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Yemeni FM: US interests blocking Saudi-led coalition from ending war

US Rep. Ilhan Omar (D-MN) (L) talks with Speaker of the House Nancy Pelosi (D-CA) during a rally with fellow Democrats before voting on H.R. 1, or the People Act, on the East Steps of the US Capitol on March 08, 2019 in Washington, DC. (AFP photo)
The file photo shows victims of Saudi-led airstrikes on a university in Dhamar, southwestern Yemen. (By Reuters)

Yemeni Foreign Minister Hisham Sharaf Abdullah has held the United States responsible for the prolongation of the Saudi-led military campaign against his country, saying American interests are blocking an end to the 2015-present war.

Speaking to al-Masirah TV on Tuesday, Abdullah said any decision by the Saudi-led coalition of aggressors to stop the devastating campaign would be dependent on the United States’ dictates.

“Saudi fighter jets’ continued bombing of Yemeni soil is no sign of goodwill for peace,” the top diplomat said.

Abdullah said US Secretary of State Antony Blinken, National Security Adviser Jake Sullivan and Special Envoy for Yemen Tim Lenderking were trying to portray the Sana’a government as the side that is obstructing the peace process, but their attempts to deceive the world had already failed.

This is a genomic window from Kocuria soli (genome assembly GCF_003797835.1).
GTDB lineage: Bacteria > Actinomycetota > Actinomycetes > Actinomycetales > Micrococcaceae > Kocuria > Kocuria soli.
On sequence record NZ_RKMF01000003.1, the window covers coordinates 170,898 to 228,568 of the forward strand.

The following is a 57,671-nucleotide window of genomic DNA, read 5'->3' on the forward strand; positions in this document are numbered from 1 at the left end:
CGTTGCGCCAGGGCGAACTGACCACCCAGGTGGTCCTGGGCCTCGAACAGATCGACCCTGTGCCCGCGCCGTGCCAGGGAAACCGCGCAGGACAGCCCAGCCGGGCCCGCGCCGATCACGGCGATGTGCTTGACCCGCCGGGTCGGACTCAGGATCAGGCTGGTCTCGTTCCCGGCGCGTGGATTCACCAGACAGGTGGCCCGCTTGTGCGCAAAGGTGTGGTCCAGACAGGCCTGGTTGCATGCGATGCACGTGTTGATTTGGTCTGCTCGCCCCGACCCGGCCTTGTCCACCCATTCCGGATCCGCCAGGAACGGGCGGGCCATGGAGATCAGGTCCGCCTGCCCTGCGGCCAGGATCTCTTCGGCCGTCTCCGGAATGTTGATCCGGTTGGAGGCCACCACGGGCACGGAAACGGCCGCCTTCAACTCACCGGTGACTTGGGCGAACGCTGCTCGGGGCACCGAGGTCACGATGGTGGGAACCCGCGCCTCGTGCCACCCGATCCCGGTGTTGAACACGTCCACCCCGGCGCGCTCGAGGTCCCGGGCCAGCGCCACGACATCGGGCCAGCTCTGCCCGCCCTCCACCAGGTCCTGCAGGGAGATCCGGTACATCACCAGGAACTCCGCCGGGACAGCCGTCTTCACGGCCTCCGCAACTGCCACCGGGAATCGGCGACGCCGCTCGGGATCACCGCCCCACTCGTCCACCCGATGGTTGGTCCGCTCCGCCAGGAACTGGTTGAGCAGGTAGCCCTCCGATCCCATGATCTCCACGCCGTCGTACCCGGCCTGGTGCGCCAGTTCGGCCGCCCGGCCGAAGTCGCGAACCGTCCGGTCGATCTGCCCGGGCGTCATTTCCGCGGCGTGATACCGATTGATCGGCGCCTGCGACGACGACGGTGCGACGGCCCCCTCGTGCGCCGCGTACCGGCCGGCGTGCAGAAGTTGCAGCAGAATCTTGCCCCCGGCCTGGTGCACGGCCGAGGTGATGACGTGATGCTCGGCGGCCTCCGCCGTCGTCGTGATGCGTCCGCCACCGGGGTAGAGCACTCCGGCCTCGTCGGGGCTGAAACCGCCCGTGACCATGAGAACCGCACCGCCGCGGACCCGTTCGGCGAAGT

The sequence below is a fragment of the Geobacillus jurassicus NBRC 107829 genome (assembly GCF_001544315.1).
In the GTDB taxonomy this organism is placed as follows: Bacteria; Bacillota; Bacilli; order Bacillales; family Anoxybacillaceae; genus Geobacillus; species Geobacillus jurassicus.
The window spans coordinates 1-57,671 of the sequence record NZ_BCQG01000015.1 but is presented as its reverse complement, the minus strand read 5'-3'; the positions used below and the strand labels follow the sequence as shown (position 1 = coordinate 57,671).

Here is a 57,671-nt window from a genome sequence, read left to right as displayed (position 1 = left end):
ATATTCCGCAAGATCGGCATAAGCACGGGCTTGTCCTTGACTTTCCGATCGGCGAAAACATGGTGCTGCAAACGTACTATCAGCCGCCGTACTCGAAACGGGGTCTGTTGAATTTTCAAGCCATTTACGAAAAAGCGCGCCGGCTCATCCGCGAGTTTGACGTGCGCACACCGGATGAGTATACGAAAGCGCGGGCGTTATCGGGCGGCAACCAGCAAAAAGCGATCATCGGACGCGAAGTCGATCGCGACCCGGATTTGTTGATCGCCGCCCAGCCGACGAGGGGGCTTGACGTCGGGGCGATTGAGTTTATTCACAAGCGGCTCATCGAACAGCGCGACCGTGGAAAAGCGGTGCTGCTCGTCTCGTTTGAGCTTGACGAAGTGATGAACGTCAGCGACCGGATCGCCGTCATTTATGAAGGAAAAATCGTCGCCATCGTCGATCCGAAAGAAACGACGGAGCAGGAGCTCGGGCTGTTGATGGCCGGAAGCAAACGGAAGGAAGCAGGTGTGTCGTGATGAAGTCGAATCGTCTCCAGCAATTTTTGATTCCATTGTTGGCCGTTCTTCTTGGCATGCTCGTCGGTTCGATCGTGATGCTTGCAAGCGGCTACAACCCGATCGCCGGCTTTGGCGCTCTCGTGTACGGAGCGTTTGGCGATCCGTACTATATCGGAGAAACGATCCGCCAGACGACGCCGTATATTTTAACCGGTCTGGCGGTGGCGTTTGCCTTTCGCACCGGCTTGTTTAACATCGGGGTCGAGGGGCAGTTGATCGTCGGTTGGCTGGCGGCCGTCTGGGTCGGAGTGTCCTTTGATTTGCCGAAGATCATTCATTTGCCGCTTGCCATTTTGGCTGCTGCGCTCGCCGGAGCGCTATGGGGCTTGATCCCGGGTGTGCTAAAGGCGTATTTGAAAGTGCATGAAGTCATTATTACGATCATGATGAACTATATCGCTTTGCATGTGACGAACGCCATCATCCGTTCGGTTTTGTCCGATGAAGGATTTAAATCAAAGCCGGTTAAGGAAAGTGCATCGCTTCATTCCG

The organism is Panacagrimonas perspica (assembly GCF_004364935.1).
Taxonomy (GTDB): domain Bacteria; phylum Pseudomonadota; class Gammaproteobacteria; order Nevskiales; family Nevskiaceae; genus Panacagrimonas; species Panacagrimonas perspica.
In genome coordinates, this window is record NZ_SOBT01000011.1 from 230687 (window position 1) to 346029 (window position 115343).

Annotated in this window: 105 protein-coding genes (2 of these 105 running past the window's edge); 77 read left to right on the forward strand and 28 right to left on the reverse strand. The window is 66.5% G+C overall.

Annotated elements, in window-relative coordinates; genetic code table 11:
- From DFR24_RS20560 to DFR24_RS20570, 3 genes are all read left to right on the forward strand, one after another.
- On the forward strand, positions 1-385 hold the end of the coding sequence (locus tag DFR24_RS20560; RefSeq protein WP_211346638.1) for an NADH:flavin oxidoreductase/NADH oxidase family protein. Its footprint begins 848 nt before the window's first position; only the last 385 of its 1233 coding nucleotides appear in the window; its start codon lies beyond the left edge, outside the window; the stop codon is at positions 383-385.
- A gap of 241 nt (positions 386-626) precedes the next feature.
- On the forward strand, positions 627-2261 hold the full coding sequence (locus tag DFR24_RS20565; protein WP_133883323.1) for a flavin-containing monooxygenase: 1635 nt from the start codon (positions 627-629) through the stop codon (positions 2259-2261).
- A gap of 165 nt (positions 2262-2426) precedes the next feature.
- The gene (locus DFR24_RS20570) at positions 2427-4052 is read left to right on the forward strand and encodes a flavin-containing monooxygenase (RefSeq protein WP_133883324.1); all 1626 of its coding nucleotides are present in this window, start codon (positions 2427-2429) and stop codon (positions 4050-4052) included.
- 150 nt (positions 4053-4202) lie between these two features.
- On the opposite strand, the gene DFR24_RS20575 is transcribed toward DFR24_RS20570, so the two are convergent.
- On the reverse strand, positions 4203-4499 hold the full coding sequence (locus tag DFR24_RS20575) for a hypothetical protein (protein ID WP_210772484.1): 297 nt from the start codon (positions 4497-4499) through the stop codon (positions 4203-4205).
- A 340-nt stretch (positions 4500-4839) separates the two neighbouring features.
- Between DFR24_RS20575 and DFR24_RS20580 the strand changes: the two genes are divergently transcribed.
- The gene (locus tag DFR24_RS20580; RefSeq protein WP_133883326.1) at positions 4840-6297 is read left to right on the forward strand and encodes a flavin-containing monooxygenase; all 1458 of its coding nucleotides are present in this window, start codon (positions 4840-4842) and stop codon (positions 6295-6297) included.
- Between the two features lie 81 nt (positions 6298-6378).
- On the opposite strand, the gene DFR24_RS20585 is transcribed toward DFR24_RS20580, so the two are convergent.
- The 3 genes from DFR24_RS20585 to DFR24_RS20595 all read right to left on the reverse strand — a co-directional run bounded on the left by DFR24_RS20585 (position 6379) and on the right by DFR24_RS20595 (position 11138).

He pointed out that Saudi Arabia declared the war on Yemen from the White House, and that the offensive was being carried out with Washington’s direct participation and support.

He also voiced the Sana’a government’s opposition to linking humanitarian aid to political and military issues as part of any effort to restore peace to Yemen.

Abdullah pointed to the support that the Saudi-led coalition jets provide to the al-Qaeda terrorist group in al-Bayda Province, saying this shows the vague standards of the United States in its so-called fight against terrorism.

Saudi Arabia launched the devastating military aggression against its southern neighbor in March 2015 in collaboration with a number of its allied states such as the UAE, and with arms and logistics support from the US and several Western countries.

The aim was to return to power the former Riyadh-backed regime and crush the popular Ansarullah movement which has been running state affairs in the absence of an effective government in Yemen.

The war has stopped well shy of all of its goals, despite killing tens of thousands of Yemenis and turning entire Yemen into the scene of the world’s worst humanitarian crisis.

Meanwhile, Yemeni forces have gone from strength to strength against the Saudi-led invaders, and left Riyadh and its allies bogged down in the impoverished country.

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